Judith Sloan has never been a fan of renewable energy and policies that support them. No editorial writer for The Australian is expected to be.
Sloan has made repeated attacks on renewables and government policies, and usually gets it completely wrong, as we have noted on many occasions, including way back in 2015 in this piece Murdoch media wrong again on renewable energy target.
On the weekend, Sloan had another crack at renewables in a piece entitled “Victoria’s nonsensical renewable energy experiment”. It shows she is still very badly advised, and still very, very wrong.
There are a couple of stand-out claims from Sloan that are so hopelessly wrong they would not have been published if there had been even 30 seconds spent on fact checking. One suspects, like most trenchant renewable energy critics, Sloan is relying on 10-year-old data, or perhaps data from another country with different resources.
“Wind farms produce at most 30 per cent of their capacity, mainly in spring and autumn.”
Wrong. For “at most” the figure for wind farms will be more like 50 per cent of their capacity than 30 per cent, and most new wind farms are producing at well over 40 per cent. They actually produce 50 per cent more than what Sloan tells her readers. Very few wind farms in Australia produce at less than 30 per cent. The average for Australia is 36 per cent.
“Solar farms produce slightly less than 20 per cent, with peak output at 1pm, a time of relatively low demand”
Wrong again. Solar farms produce far more than that, and have done so for years. Now, with the introduction of tracking systems, and more efficient panels and bi-facial modules, they are producing at capacity factors of more than 30 per cent.
Again, this is 50 per cent more than Sloan tells her readers. The business models of at least two of the three solar farms that won support from the Victoria government are based on capacity factors of 31 per cent. And remember, this is in Victoria, hardly the state with the best solar resources.
“The cost of connecting (a renewable energy project) is borne by all customers without any cost imposition on the operator”
Another hopelessly wrong claim. The biggest project included in the latest Victoria auction, the 336MW Dundonnel wind farm, will pay for the connection of a new 45km line to connect to the main transmission line. All other wind and solar projects face similar costs.
The biggest beneficiaries of publicly funded connections to big generators have been the legacy coal and gas plants.
“But let’s be clear: reverse auctions involve huge subsidies to the promoters of these projects, guaranteeing cashflow at high megawatt-hour prices.”
The wind and solar projects are guaranteed to receive a tariff of around $56/MWh (slightly less for some solar projects). This compares to the current wholesale price of $90/MWh.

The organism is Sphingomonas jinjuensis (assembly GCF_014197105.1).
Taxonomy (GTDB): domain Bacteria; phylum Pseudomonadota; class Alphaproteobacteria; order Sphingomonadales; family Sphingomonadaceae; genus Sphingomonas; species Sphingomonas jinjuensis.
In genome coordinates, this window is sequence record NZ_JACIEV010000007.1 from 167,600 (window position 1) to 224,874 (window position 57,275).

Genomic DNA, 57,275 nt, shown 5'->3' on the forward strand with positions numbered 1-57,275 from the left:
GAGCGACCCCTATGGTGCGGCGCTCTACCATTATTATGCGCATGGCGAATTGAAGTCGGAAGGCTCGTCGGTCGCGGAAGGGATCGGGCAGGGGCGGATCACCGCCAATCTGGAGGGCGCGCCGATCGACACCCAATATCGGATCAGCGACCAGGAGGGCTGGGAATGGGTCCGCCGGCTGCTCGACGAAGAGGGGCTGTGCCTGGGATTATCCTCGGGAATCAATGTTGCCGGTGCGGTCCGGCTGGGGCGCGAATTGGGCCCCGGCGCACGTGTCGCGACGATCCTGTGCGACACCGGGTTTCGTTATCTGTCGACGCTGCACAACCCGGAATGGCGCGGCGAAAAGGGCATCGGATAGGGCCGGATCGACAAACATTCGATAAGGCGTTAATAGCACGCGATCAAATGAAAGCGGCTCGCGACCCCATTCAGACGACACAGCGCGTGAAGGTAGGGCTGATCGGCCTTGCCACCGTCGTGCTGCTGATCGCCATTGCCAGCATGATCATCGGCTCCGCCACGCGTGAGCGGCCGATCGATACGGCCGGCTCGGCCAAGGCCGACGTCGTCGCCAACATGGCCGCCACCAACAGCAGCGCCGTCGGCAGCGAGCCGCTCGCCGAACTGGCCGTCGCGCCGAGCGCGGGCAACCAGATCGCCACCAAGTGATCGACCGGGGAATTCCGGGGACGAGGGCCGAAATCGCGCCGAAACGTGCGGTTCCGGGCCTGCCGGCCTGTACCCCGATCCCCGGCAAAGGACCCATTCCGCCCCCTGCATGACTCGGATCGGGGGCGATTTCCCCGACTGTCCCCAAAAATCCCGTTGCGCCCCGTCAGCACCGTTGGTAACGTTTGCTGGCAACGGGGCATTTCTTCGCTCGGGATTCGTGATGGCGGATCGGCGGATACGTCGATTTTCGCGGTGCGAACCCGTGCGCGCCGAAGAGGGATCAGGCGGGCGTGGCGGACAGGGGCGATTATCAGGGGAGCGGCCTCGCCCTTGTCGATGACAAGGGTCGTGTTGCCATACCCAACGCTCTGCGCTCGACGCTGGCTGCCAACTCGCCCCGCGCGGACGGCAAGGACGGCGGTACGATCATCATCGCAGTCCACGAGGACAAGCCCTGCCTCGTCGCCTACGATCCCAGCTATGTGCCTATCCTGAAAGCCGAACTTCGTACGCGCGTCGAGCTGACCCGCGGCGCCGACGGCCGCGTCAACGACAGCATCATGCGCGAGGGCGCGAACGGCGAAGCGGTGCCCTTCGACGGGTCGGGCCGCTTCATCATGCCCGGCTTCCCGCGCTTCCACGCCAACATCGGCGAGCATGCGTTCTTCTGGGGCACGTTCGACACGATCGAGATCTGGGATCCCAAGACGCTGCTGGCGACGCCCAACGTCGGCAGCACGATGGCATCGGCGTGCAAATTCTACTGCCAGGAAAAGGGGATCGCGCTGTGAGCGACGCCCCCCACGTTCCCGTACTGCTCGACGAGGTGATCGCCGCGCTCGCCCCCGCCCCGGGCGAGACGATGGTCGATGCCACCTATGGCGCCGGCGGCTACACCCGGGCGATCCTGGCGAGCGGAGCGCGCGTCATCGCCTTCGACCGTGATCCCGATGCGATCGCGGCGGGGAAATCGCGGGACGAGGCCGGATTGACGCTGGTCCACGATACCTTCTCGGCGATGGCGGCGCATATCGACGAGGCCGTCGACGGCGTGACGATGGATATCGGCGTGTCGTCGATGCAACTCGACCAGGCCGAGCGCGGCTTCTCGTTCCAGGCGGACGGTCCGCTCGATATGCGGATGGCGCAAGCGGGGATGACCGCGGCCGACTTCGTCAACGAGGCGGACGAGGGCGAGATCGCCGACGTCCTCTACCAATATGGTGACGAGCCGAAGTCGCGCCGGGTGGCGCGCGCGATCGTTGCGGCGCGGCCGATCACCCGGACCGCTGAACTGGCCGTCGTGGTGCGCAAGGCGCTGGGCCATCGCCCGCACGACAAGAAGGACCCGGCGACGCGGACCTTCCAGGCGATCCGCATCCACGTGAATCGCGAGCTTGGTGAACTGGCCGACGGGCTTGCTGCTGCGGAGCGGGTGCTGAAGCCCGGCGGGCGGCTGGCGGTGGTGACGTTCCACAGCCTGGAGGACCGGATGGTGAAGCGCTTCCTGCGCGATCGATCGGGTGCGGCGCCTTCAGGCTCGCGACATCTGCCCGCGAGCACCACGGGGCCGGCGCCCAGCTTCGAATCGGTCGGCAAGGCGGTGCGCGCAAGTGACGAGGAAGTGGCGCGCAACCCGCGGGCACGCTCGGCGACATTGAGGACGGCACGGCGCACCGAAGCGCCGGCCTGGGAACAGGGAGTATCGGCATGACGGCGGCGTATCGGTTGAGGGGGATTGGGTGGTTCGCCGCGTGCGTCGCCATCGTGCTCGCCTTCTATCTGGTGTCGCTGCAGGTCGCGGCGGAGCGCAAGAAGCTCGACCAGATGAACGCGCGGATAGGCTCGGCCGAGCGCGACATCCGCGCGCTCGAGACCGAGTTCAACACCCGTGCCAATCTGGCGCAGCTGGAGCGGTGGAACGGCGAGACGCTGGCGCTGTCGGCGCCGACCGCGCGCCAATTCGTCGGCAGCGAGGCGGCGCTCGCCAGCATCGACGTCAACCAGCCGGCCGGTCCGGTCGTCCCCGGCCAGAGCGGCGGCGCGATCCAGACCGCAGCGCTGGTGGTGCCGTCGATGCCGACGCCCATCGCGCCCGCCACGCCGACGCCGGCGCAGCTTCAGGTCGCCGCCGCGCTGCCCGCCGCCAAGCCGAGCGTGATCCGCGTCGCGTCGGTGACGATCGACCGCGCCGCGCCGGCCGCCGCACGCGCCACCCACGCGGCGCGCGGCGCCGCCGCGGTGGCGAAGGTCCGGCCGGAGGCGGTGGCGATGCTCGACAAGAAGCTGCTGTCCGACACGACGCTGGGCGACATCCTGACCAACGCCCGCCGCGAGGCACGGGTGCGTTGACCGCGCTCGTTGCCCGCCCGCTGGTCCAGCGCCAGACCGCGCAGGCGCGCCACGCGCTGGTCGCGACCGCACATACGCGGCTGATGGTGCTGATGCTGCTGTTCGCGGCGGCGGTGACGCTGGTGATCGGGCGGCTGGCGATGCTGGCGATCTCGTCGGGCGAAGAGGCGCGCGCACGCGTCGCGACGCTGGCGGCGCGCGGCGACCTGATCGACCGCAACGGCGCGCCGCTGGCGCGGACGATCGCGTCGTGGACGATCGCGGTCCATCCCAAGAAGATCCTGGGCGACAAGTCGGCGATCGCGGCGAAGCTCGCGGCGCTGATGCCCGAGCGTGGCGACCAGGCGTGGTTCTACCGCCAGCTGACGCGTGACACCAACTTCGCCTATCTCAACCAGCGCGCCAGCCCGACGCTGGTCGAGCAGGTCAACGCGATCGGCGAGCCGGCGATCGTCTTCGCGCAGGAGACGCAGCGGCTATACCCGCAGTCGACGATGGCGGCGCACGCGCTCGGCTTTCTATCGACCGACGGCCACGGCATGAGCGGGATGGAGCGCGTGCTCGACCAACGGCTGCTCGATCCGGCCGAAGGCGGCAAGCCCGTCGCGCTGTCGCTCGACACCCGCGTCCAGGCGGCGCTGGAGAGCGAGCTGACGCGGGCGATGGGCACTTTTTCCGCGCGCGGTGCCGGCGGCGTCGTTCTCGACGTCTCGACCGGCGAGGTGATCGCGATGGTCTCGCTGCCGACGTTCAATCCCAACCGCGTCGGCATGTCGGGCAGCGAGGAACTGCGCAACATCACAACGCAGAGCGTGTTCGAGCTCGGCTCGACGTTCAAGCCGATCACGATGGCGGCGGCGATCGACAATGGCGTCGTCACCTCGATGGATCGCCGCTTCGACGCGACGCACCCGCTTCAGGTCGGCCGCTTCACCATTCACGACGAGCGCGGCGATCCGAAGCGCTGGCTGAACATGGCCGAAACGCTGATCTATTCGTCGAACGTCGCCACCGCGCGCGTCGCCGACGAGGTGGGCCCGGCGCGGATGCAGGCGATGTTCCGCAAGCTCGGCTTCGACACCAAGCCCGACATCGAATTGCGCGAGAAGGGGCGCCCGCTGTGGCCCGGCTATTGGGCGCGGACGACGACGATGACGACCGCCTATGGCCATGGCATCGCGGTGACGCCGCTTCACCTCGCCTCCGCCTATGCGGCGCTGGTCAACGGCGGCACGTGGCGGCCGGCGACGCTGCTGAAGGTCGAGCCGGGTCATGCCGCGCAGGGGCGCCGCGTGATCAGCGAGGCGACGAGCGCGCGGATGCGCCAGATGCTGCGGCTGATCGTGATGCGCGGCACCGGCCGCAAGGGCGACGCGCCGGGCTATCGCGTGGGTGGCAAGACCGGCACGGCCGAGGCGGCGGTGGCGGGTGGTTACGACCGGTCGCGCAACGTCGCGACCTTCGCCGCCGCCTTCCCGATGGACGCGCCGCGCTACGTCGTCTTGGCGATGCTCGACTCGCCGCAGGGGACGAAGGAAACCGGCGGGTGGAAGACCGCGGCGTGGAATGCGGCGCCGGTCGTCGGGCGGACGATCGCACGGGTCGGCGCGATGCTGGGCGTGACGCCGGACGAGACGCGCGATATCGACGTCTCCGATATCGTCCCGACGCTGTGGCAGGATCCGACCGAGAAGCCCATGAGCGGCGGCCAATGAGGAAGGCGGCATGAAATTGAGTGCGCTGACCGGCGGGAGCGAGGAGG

If the market price stays above the price guarantee, the wind and solar farms do not collect the extra money. It goes back to the government – a similar system that has benefited the ACT government. Only if the prices go below $56/MWh does the government make good the difference.
Sloan also complains that the wind and solar farm allocations do not take into account “firming” obligations to ensure 24/7 supply of electricity.
“We need to add a minimum of $40/MWh for firming. This makes these projects very expensive,” she says.
We don’t need to add the cost of firming any more than we need to add the cost of “peaking” power stations to the price of coal generation – think of all the gas, diesel and hydro stations built as back-up to coal generators and to respond when the coal generators could not.
Each form of generation has its own role to play. Solar and storage come in well below their direct competitors – gas and diesel peaking generators – and according to Snowy Hydro, AGL and Simec Zen Energy’s Sanjeev Gupta come in below new coal generation too.
Sloan really needs to do more research. Victoria is a long way short of needing back-up by extra firming capacity to support its renewables – it already has significant back-up in place to support its ageing fleet of coal-fired generators.
Remember, the work of the CSIRO and networks lobby, along with that of the Alan Finkel-led report into storage, highlighted that new storage was not critical until the penetration of renewables rose above 40 per cent.
In the event, Victoria is investing in storage. It has two battery plants that will be open in the next month or so – one at the Ganawarra solar farm and the other at a Ballarat network centre, with another being built at the Bulgana wind farm near Stawall, and more in the pipeline.
As well, numerous other projects are trialling battery storage at a smaller scale, micro-grids, energy sharing schemes and demand management.
Readers may be interested in listening to the latest episode of the Energy Insiders podcast, where the Energy Tranisition Hub’s Simon Holmes à Court shares his stories about his attempts to correct the renewable naysayers.